Herd mentality offers temporary comfort, knowing that we’re all in the same proverbial boat. However, if you follow the wrong leader or join the wrong herd, serious consequences follow. Many cases of failed investments and Ponzi schemes are herd mentality examples. It also leads to missed opportunities–you may say no to a worthwhile venture because the majority group disapproves of it.
How To Manage Herd Mentality
- Do Your Homework
Nothing beats herd mentality like due diligence. Once you identify a trend, learn everything you can about it before you sign up. Determine why it appeals to the majority and whether it aligns with your values and beliefs.
- See the Bigger Picture
Herd mentality is often shortsighted because trends change overnight. Instead of going with the latest fads, make longer-term positive decisions to survive life’s changes. Do not practice deliberate ignorance of facts and information about trends.
- Avoid Emotional Decisions
Fear is one emotion that causes herd mentality, but so does greed. Most get-rich-quick schemes thrive on herd instinct, so investors only research the companies after betting their savings. Take your time when making decisions and examine your motives.
How Can You Take Advantage of Herd Mentality?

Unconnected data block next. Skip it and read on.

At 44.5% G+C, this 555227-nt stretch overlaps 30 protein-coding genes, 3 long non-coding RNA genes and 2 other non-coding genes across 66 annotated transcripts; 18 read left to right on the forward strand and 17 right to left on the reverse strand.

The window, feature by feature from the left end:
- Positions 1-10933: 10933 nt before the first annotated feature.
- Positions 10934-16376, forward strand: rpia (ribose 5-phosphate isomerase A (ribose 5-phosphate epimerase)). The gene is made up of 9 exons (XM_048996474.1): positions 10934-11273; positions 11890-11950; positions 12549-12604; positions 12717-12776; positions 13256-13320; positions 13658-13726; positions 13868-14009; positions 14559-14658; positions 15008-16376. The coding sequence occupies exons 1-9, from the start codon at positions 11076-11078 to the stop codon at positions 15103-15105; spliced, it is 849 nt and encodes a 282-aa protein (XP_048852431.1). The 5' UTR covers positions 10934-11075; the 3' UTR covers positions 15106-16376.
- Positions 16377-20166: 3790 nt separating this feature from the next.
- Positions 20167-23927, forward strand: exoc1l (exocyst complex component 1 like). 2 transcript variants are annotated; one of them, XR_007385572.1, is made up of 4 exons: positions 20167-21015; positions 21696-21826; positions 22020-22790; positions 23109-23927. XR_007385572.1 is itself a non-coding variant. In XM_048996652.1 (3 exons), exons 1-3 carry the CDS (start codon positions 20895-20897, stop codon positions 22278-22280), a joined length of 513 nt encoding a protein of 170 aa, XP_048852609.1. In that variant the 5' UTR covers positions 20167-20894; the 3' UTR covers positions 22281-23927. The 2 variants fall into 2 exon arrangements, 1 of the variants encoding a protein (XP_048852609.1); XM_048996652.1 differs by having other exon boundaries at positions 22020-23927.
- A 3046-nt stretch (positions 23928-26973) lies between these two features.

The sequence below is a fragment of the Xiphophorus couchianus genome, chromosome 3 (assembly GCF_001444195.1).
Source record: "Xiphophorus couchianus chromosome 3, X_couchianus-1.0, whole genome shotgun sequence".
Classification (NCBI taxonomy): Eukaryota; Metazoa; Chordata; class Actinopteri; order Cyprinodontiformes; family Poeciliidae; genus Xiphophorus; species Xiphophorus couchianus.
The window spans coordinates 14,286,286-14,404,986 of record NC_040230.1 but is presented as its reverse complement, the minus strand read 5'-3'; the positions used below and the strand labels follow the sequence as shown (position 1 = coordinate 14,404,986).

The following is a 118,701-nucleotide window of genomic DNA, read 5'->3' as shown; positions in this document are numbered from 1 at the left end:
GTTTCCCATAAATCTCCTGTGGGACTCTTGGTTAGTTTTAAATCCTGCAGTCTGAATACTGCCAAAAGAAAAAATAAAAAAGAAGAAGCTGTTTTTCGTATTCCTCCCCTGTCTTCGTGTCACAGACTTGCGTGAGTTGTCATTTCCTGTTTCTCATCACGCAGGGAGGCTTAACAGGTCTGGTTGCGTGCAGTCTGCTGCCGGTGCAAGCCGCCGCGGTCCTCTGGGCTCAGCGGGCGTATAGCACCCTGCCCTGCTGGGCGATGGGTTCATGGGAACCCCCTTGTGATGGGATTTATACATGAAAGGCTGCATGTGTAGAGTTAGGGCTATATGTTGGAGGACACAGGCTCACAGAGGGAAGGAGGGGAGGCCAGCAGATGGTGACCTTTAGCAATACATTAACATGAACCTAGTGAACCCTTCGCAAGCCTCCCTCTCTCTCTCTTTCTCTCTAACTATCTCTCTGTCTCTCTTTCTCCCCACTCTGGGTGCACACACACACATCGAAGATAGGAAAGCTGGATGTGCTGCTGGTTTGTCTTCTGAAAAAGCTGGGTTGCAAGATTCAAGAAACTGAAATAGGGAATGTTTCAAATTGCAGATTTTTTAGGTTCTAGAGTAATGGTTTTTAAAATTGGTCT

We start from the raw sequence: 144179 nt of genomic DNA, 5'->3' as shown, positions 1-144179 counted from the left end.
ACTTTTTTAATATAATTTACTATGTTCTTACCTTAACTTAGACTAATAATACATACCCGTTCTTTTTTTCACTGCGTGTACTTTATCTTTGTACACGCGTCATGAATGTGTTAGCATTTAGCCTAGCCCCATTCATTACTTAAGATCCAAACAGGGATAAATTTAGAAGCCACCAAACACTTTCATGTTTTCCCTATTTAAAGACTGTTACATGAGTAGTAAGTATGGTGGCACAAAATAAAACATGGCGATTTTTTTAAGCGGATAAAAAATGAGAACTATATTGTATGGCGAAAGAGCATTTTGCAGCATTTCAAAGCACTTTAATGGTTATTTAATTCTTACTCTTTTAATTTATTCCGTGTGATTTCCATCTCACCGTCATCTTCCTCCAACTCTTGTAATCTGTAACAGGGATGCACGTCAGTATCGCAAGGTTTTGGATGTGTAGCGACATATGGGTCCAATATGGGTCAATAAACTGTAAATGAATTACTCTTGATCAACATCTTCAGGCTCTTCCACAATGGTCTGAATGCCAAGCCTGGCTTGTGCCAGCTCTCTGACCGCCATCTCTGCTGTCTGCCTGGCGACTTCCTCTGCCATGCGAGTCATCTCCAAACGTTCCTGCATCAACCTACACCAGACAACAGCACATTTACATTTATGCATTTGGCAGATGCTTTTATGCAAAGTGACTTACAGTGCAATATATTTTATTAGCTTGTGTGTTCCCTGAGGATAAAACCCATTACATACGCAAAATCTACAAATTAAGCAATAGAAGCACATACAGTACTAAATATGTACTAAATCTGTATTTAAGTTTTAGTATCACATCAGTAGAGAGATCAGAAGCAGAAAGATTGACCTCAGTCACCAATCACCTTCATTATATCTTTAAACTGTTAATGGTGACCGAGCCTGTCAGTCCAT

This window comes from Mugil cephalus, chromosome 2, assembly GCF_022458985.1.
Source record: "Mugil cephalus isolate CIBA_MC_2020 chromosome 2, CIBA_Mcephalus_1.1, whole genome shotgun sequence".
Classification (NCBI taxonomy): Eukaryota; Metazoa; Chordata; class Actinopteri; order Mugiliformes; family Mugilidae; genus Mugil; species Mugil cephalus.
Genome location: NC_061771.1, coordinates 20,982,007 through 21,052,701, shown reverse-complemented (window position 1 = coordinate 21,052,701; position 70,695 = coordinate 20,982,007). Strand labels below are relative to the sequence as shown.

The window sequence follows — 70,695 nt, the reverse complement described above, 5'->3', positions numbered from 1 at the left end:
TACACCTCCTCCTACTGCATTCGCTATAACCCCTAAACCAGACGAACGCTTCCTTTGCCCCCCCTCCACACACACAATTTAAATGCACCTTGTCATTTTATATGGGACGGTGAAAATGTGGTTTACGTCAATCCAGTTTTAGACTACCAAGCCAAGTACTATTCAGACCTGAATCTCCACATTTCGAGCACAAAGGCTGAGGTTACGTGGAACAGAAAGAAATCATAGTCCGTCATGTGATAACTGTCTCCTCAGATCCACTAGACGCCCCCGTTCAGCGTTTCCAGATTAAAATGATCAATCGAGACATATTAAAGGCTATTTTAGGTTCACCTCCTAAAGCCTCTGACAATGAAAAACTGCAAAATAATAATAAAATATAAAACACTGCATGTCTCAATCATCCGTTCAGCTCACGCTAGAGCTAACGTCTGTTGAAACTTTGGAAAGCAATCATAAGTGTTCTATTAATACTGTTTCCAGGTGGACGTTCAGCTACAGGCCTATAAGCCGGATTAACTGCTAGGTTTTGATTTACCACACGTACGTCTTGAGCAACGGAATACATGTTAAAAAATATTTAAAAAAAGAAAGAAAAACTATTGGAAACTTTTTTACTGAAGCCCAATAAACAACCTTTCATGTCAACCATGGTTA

You can use herd mentality to support positive causes like philanthropy or reducing climate change. Herd mentality psychology can also identify pitfalls and help you make the right decisions. Sometimes you can mitigate the negative impact of herd mentality by putting things in perspective. Harnessing the power of perspective is very important to overcome the Herd mentality.
- What is a herd mentality in humans?
Herd mentality is the tendency of people to follow the crowd and fit into society.
- What causes herd mentality?
Fear, greed, and the human desire to belong to a social group can lead to herd mentality.
- What are herd mentality examples?
Some high-profile herd mentality examples include Black Friday, Ponzi schemes, consuming Tide Pods, and cryptocurrency trading.
Herd mentality ties to the natural human instinct of belonging, but it often leads to negative consequences. Instead of following the crowd, research and align your social needs with your goals and values. Once your goals and values are in place use an agile goal management platform to ensure your goals are achieved. Book a free demo with our team to learn more about how OKR software can help you align your goals and improve your performance!